To clarify the role of Wnt/β-catenin signaling in the TRIM24-mediated progression of GC, the present study examined the expression levels of downstream genes in the Wnt/β-catenin signaling pathway following TRIM24 knockdown using RT-qPCR and western blot analyses. The knockdown of TRIM24 resulted in the downregulation of β-catenin, cyclinD1 and c-Myc at the mRNA and protein levels (Fig. 4C and D). Furthermore, TRIM24 knockdown significantly reduced nuclear β-catenin accumulation in MGC803 and HGC-27 cells, compared with the control groups, as detected using immunofluorescent staining (Fig. 4E), indicating that the knockdown of TRIM24 inhibited the Wnt/β-catenin pathway through preventing the nuclear translocation of β-catenin.
To further confirm the above findings, LiCl, which inhibits GSK-3β activity, was used to activate Wnt/β-catenin signaling in GC cells. LiCl treatment induced the upregulation of β-catenin, cyclinD1 and c-Myc, and also abrogated the effects of TRIM24 knockdown on the Wnt/β-catenin pathway (Fig. 4F). These data suggested that TRIM24 functioned as a positive regulator of Wnt/β-catenin signaling, which consequently resulted in an aggressive phenotype in GC.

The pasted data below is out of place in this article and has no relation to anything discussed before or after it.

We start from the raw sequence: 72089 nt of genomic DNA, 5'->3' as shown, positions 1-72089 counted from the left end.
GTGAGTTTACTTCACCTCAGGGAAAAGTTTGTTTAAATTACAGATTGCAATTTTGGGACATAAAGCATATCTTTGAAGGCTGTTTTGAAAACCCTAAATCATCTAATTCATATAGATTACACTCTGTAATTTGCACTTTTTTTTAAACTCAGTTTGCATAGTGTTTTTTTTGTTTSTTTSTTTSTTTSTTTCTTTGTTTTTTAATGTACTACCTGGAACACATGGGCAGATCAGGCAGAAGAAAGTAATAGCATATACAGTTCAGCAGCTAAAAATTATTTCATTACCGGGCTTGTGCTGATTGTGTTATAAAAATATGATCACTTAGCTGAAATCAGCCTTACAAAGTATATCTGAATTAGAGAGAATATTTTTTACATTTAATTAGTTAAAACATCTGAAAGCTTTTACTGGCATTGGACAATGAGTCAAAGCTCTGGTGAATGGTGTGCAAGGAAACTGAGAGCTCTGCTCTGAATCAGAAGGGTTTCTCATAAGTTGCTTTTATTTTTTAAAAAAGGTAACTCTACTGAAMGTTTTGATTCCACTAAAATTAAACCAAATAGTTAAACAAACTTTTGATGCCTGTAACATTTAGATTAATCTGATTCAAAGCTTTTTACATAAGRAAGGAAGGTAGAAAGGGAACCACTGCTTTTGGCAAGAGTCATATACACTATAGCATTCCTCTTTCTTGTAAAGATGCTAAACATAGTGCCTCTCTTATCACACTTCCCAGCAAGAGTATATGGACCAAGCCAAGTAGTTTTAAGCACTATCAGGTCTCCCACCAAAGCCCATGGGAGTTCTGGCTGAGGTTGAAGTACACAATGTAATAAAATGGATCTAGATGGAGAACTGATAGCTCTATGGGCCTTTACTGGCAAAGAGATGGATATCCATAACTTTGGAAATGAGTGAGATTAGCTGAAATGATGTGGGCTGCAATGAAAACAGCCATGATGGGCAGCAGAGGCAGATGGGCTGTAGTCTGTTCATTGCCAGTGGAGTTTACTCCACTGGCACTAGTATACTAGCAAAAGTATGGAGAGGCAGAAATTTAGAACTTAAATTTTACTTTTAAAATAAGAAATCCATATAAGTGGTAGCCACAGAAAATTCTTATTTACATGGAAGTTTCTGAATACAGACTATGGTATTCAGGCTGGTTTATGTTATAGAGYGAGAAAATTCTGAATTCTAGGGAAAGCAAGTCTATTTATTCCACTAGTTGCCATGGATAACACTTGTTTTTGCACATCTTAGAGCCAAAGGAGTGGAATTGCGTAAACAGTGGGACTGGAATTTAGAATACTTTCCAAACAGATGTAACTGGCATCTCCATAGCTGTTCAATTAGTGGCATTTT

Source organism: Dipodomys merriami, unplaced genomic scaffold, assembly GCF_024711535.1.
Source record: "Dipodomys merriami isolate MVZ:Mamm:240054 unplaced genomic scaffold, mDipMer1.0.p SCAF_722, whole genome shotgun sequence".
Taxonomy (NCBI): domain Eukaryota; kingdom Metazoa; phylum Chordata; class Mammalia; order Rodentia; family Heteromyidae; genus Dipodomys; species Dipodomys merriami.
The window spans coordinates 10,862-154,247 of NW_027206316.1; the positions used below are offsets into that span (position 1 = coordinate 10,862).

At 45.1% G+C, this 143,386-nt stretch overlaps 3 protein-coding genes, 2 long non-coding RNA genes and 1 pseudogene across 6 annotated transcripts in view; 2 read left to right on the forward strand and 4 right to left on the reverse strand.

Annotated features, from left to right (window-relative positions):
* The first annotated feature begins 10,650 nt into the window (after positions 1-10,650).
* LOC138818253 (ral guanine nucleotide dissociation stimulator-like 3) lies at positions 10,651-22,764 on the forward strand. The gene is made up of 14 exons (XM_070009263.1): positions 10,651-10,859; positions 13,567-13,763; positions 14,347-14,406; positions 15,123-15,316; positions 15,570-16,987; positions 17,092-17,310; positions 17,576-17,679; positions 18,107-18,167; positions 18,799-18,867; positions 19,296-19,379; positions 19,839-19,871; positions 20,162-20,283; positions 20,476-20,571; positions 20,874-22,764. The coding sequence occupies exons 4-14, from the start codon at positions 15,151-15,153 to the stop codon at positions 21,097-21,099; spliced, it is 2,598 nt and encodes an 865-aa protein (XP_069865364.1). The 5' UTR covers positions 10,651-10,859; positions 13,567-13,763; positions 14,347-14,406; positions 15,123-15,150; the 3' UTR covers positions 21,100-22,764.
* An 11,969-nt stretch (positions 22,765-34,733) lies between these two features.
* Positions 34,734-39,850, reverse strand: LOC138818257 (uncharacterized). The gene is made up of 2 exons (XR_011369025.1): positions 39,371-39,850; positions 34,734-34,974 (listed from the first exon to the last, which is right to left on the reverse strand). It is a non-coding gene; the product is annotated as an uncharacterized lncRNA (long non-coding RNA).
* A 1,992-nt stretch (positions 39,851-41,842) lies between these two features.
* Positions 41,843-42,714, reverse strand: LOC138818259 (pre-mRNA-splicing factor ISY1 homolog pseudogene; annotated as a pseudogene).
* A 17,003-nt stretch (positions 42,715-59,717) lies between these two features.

In the present study, it was demonstrated that TRIM24 was overexpressed in GC cells and tissues, and its high expression was correlated with tumor invasion, advanced TNM stage, lymph node metastasis and shorter survival rates. Through functional investigations, it was found that the downregulation of TRIM24 suppressed cell proliferation, migration and invasion, delayed cell cycle progression and induced apoptosis. Furthermore, a positive correlation was found between the expression of TRIM24 and β-catenin in GC tissues, and TRIM24 exerted its oncogenic effects by positively regulating the Wnt/β-catenin signaling pathway.